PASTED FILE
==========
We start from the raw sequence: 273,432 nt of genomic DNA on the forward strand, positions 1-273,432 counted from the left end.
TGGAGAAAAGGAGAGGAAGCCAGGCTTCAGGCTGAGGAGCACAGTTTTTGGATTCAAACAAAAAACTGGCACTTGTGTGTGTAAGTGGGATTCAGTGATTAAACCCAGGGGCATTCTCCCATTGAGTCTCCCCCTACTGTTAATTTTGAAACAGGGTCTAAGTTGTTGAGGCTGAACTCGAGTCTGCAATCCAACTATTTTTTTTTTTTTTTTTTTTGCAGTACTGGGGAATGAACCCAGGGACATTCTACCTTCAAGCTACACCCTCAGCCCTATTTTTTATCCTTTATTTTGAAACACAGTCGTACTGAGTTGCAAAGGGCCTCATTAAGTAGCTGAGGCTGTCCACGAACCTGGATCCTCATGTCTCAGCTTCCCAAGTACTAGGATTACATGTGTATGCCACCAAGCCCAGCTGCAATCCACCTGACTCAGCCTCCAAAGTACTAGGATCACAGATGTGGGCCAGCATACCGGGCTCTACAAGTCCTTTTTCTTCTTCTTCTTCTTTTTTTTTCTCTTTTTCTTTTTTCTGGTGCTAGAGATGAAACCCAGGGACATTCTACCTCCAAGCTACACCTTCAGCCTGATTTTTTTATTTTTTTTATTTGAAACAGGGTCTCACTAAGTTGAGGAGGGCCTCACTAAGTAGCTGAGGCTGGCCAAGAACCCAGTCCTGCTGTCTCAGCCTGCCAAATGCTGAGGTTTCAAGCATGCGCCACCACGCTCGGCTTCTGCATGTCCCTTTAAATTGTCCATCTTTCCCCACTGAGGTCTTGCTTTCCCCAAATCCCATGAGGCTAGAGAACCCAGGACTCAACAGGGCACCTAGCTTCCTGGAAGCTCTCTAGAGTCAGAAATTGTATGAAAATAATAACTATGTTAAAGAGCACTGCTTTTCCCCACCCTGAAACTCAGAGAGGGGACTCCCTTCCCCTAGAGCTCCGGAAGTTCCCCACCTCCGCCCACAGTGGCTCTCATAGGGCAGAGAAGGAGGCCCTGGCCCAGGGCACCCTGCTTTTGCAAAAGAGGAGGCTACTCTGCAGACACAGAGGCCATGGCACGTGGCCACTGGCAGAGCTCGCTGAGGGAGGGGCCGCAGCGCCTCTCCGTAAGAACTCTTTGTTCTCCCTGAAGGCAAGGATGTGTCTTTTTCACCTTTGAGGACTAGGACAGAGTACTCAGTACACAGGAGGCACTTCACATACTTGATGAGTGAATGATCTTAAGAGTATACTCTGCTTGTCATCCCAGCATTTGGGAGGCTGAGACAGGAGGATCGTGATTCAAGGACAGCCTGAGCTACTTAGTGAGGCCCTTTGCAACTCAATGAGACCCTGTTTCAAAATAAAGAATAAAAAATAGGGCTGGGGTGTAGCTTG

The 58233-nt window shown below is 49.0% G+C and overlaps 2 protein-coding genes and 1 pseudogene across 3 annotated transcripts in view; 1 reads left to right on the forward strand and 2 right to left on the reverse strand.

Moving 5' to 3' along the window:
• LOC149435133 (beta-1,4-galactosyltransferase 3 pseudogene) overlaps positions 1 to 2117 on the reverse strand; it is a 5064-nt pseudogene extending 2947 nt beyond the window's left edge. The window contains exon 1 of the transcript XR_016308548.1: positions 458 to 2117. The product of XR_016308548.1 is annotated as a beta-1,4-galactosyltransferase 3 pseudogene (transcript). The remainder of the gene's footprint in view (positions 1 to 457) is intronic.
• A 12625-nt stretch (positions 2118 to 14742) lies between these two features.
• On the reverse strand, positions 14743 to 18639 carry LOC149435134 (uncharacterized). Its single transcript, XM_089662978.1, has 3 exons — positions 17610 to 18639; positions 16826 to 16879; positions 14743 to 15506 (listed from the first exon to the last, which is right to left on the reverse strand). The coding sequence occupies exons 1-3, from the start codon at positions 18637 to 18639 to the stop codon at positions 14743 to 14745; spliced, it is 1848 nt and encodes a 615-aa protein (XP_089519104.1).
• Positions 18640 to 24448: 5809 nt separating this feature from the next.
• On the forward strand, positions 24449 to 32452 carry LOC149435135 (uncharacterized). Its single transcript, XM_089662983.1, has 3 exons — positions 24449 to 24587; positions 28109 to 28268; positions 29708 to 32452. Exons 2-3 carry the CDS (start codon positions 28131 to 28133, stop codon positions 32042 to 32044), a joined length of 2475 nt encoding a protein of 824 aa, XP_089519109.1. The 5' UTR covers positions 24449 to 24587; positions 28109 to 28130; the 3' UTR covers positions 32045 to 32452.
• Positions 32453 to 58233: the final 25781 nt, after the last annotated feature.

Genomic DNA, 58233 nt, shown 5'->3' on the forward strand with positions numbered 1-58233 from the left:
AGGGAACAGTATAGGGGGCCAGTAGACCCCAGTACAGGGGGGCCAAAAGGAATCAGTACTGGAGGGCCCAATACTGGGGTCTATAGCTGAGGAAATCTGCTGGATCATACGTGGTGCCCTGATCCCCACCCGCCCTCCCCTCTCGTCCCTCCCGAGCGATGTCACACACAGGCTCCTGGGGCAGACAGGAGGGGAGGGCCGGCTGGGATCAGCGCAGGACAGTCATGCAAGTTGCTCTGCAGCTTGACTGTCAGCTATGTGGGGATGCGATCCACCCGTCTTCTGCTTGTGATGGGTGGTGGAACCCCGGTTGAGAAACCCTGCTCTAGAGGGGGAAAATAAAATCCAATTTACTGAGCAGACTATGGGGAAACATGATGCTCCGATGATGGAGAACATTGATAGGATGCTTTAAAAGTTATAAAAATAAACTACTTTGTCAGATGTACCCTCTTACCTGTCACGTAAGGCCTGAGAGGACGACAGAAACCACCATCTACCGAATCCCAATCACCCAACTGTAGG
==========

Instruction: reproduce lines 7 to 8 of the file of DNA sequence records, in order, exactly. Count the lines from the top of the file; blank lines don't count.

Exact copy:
• On the reverse strand, positions 14743 to 18639 carry LOC149435134 (uncharacterized). Its single transcript, XM_089662978.1, has 3 exons — positions 17610 to 18639; positions 16826 to 16879; positions 14743 to 15506 (listed from the first exon to the last, which is right to left on the reverse strand). The coding sequence occupies exons 1-3, from the start codon at positions 18637 to 18639 to the stop codon at positions 14743 to 14745; spliced, it is 1848 nt and encodes a 615-aa protein (XP_089519104.1).
• Positions 18640 to 24448: 5809 nt separating this feature from the next.